I summarize these exchanges not as criticism (despite their limitations in openness, these services have done a lot to make scholarly content more widely and easily available), but rather because they suggest something about this service of distributing journal content and redistributing some of the proceeds back to the journals. Both JSTOR and Project MUSE are reviewing the publishing model they had been following through the first phase of their business. The response from Project MUSE indicates that revenues are stagnant and thus the time has passed for journals who did not get in before the pandemic. The pandemic is part of the context here, but the case of Netflix suggests something else as well: there are few prospects for new subscriptions and thus no new resources for taking on new content. Those libraries that were in a position to subscribe have already done so, and one wonders whether some have since lost their funding and have pulled away. This option of the commercial aggregator/distributor therefore seems largely unavailable to new entrants. Even so, while this hybrid model presented a funding solution for journals, it also limited the scope of open access.

The Question of Resourcing and Sustainability

The problem of resourcing is common to all independent journals (those not tied, for example, to an academic press), and specifically for open access journals. The sustainability models and revenue sources offered by Public Knowledge Project present a representative sample of where open access journals look for resourcing (PKP n.d.). Some of the solutions offered make sense in a sciences context, but not in the humanities. One is to move to a volunteer editorial board (has any humanities journal ever paid its editorial board?). Another is to implement article processing charges, which has no place in the culture of humanities scholarship or in open access publishing generally. Another offered solution is financial support from an association or related institution, which applies to our case in some degree. Many journals have some support from their home institution, usually in-kind in the form of infrastructure. In recent years, libraries have been serving that role, in part because they are often the unit where the mandate for open access is championed and implemented, commonly in the form of institutional repositories. They also often provide and support open access software, such as OJS, thus providing hosting services for journals. Another recommendation is to seek community donations (add a donate button to the site). There are legitimate questions here about why journals should resort to charity when the work of the journal is part of the core mission of the university and the institutions that support it. That said, some element of community support is built into many independent journals, including that of our society, which has non-profit status and has received gifts and donations in the past. Moreover, there is a sort of crowdfunding element in some of the options we discuss below.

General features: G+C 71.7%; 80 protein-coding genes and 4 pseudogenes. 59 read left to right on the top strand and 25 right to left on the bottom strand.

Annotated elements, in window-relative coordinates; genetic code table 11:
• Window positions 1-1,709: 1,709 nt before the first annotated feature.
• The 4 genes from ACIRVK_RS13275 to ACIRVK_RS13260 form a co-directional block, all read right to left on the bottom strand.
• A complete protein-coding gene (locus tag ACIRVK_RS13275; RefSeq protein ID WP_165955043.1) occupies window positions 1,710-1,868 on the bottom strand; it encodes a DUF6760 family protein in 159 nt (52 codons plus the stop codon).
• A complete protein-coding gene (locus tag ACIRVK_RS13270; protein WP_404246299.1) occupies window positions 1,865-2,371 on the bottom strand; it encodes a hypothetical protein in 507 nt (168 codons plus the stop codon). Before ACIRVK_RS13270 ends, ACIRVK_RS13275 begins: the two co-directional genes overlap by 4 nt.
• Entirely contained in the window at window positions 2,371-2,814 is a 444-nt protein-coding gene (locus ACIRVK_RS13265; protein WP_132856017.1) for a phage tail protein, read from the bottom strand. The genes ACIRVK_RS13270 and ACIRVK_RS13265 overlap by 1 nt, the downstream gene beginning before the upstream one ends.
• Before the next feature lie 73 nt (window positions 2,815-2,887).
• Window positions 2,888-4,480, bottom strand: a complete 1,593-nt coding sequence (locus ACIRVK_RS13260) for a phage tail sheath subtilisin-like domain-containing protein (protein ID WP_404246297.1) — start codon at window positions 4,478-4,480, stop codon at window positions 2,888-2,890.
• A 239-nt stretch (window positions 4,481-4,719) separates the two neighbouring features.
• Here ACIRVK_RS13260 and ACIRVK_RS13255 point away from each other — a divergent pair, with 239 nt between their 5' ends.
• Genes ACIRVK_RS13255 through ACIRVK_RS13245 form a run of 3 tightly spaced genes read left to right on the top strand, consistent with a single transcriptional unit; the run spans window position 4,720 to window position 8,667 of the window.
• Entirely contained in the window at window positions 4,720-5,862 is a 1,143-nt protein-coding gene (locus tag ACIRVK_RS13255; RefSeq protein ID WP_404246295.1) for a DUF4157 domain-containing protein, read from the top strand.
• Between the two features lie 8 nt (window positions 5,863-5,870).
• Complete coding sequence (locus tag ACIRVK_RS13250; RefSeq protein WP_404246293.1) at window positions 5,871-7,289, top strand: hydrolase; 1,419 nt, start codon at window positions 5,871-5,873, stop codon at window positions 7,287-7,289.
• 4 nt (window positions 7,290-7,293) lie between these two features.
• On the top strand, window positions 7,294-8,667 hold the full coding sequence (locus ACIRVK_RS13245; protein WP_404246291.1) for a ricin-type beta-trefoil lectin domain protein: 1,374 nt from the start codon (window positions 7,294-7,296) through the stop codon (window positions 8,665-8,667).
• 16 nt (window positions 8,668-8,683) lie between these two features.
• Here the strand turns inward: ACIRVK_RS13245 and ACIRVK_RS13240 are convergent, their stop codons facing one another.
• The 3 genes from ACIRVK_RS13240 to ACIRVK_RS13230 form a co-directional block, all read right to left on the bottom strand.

Sources of Direct Funding

As financial support for universities generally is under pressure amid a widening trend of governments pulling back public funding, continuation of the sort of institutional support the JDJ once enjoyed, and perhaps a few smaller, independent journals still enjoy, seems unlikely. In the Canadian context, the Aid to Scholarly Journals grant program at SSHRC is in a similar situation to the aggregator databases in that it is a mature program with limited funds already accounted for with minimal opportunity for new entrants.8 In our case, the Canadian-affiliation rules pose a challenge for an international journal that is housed in the United States. Érudit (as part of Coalition Publica) would pose similar challenges.9

A new trend is for a more independent model for funding scholarly journals. One such model is the Open Library of the Humanities (OLH), a non-profit, charity-based initiative at Birkbeck College, University of London (Open Library of the Humanities n.d.). OLH is a cooperative of scholars, librarians, and programmers that is funded through library partnerships and memberships, and these funds get redistributed to their hosted journals. A couple of Canadian journals are hosted there: Digital Medievalist and Digital Studies / Le champ numérique. On the surface, a journal like JDJ qualifies:

  • must be peer-reviewed,
  • has been established for at least five years,
  • currently funded through a subscription model,
  • based in a humanities discipline, and
  • has an international editorial board.

This, then, is an open access version of the distribution model exemplified by JSTOR or Project MUSE, which are also non-profits, though they follow a more commercial model in selling subscriptions. Significantly, both had their genesis in a library context.